And that's the upper limit of what I'm optimistic about, really. I can't rightly say this will serve the betterment of Humanity as a whole, because as things are now, social Darwinism is still in effect. Throw advances in technology into the mix, and the upper limits of one's standard of living in society climbs ever higher whereas the lower limits remain pretty much the same, and the gap between haves and have nots grows ever wider. In any case, that's not what this post is about.

What had me thinking werethe implications of a totally synthetic body:

If a human body can be completely replaced, down to the last atom, by cybernetic parts, what meaning does the word "human" hold?

With reference to the Sapir-Whorf hypothesis mentioned earlier, every word we use is a vessel into which our minds pour meaning. Ever and always, we have questioned the meaning of human. As yet, it seems the only meaning associated which almost everyone can agree upon is "multicellular living thing that is not a plant". So what would it mean for humanity when post-human becomes a reality?

I've no doubt that there will be resentment. The religious right, like the unfortunate disease that they are, will raise their childish objections, putting forth arguments on moral grounds that were outdated since the invention of the wheel.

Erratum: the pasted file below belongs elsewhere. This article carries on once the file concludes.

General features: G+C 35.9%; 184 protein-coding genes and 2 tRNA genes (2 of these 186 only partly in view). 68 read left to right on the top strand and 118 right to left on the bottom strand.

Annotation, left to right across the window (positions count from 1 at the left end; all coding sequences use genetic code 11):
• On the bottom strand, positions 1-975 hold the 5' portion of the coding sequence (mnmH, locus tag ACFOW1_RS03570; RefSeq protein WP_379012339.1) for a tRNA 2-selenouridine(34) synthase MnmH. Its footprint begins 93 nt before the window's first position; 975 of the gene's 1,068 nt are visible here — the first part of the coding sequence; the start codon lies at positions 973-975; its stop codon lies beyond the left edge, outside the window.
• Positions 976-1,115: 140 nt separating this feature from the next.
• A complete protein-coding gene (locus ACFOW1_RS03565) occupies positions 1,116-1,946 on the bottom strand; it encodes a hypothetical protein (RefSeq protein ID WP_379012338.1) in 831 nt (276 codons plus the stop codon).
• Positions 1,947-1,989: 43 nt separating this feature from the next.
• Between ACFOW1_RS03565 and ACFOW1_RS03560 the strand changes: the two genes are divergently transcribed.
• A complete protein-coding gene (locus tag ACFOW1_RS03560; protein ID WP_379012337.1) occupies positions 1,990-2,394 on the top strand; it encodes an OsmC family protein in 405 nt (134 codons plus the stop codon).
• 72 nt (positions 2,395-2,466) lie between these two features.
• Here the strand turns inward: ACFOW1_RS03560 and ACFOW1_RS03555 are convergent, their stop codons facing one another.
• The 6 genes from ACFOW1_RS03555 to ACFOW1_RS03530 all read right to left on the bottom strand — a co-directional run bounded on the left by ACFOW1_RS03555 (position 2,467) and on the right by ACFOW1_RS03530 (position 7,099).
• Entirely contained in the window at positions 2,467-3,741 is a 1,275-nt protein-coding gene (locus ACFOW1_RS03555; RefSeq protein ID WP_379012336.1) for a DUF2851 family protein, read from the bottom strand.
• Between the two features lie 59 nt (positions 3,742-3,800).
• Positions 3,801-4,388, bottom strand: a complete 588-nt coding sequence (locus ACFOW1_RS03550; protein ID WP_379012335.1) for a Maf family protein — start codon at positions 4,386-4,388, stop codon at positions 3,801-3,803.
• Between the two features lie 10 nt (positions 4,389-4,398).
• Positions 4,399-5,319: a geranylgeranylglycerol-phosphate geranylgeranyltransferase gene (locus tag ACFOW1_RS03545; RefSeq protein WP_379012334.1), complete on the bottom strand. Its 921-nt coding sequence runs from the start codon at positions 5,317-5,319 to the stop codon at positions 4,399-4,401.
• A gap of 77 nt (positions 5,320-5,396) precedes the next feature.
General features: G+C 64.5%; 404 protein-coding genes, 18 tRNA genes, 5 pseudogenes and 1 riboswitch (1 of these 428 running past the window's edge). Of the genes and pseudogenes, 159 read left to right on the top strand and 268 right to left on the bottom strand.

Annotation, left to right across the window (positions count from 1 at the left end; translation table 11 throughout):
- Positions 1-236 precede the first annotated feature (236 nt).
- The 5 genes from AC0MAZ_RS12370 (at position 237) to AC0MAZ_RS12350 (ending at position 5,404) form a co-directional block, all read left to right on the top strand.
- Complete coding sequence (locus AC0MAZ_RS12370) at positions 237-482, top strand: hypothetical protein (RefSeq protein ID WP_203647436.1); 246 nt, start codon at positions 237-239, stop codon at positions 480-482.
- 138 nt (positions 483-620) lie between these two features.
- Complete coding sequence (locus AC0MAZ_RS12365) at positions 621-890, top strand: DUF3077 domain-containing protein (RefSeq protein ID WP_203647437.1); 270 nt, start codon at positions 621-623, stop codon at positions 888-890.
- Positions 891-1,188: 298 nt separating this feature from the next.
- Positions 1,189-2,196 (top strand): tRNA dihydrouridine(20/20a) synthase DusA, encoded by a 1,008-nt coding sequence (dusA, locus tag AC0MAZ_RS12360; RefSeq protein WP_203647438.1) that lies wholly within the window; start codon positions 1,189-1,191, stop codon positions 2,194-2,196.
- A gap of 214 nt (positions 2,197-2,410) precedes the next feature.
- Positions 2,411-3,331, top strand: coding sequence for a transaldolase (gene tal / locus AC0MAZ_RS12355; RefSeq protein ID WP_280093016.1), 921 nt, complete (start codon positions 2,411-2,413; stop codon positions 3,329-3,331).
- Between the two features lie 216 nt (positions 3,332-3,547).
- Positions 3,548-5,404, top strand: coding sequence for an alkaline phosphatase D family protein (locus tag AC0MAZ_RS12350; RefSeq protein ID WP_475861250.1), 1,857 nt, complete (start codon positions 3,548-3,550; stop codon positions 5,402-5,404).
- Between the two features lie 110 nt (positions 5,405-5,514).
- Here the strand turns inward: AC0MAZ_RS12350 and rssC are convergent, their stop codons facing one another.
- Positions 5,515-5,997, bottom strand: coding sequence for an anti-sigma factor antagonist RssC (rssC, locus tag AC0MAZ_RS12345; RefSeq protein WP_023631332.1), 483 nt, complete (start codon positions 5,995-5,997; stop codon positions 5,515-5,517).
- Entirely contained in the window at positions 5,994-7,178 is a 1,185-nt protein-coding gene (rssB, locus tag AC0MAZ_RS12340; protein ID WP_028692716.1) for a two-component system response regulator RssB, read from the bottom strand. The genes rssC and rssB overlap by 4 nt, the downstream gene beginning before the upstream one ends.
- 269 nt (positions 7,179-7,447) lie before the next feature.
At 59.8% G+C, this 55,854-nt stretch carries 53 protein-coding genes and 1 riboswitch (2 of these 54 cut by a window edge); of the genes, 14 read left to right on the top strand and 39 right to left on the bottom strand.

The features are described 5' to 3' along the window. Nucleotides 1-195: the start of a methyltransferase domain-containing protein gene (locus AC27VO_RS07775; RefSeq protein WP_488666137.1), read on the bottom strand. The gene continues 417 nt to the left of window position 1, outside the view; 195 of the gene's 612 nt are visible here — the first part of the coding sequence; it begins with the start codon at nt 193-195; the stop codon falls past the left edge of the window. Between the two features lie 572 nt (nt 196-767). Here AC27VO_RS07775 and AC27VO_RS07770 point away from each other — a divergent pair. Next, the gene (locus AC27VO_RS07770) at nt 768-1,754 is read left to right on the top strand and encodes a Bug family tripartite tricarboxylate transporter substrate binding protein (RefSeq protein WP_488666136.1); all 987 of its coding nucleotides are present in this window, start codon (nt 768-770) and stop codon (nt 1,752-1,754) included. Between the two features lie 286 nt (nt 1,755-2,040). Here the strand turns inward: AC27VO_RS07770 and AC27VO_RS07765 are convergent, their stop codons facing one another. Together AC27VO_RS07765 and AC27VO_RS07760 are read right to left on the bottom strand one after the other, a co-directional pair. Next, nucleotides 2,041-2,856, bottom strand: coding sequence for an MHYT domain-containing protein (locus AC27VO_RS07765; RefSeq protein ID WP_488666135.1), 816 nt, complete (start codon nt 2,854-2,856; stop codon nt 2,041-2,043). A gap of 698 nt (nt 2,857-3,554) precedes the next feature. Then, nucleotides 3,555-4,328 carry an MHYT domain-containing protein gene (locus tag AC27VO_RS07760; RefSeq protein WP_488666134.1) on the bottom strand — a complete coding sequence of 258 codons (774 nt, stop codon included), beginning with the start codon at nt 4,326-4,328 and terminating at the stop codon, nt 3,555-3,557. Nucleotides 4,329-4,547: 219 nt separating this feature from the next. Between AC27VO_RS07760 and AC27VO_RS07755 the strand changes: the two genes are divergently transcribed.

There will be objections from other quarters, no doubt. Just think about it: Among us will be entities who were born human and turned into immortal machines. Who or what decides who gets this immortality? What kind of conflict will arise before truly post-human entities become an accepted part of society?

It is an unfortunate feature of human history that ideological battles tend to be paid for with the blood of those too ignorant to even understand the nature of the battle in the first place. Worse still when the nature of the battle becomes obfuscated by small-minded political agendas, leaving the true battle unresolved, lost in history, and waiting to resurface anew.

Truthfully, I think the greatest quantum leap in human history will be an ideological one: For humanity as a whole to rise above social Darwinism and function as a harmonious whole, as opposed to the scattered tribes that inhabit this world today. I don't see that happening anytime soon.

On Creationists (from Friendster blog, 10 Apr 08)

I've just been reading articles on Ben Stein's Expelled: No Intelligence Allowed on Scientific American's website. Unfuckingbelievable.

I've tried pretty hard in this life to be a nice person. Of course, I've failed miserably in many respects, but the point is, over the years, I've become steadily more resigned to the fact that many people won't have the privelege of exposure to the sciences. And even if they do, there's no guarantee they'll have the mental capacity to absorb the lessons of science. And so it is that these people, either underpriveleged or stupid, fall back upon childish superstitions to keep them going and make sense of our wonderfully complex universe.

And I'm mostly fine with that! Let these people carry on with their deluded little lives and pray to whatever invisible men they want! If nothing else, these shallow minds keep the economy going with their petty, meaningless needs and wants and so create an environment for the sane people on this Earth to pursue higher things, like greater understanding of the universe, harmony between the peoples of Earth and new heights in arts and culture. I really want to believe that we could go with "live and let live". They do their thing, we do ours.